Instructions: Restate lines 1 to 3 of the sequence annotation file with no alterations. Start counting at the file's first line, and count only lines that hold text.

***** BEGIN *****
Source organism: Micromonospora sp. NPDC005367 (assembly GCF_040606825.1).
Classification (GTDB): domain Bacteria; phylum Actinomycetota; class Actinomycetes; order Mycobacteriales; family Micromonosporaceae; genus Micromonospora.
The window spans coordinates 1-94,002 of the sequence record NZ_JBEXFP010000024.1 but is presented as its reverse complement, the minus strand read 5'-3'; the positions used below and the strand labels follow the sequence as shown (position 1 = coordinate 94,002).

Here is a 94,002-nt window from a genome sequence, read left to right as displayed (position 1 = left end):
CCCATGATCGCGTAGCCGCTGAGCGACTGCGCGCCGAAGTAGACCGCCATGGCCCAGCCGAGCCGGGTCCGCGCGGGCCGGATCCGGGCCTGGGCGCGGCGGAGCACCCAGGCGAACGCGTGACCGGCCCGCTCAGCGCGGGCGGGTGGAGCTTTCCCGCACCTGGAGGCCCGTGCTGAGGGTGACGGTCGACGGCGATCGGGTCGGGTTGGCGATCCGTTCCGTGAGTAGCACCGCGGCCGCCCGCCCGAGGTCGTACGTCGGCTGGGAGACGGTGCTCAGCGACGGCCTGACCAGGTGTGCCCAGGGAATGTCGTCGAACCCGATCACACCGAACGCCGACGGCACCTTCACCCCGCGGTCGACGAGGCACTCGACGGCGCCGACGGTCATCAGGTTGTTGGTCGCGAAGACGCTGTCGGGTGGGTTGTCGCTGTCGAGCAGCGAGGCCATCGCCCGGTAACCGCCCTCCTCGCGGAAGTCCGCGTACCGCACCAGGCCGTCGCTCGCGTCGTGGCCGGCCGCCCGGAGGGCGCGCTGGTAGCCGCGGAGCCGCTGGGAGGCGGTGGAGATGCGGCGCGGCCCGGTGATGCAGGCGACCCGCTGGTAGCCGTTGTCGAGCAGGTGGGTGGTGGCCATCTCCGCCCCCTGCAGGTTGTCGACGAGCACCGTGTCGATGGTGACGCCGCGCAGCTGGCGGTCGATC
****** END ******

Source organism: Micromonospora sp. NPDC005367 (assembly GCF_040606825.1).
Classification (GTDB): domain Bacteria; phylum Actinomycetota; class Actinomycetes; order Mycobacteriales; family Micromonosporaceae; genus Micromonospora.
The window spans coordinates 1-94,002 of the sequence record NZ_JBEXFP010000024.1 but is presented as its reverse complement, the minus strand read 5'-3'; the positions used below and the strand labels follow the sequence as shown (position 1 = coordinate 94,002).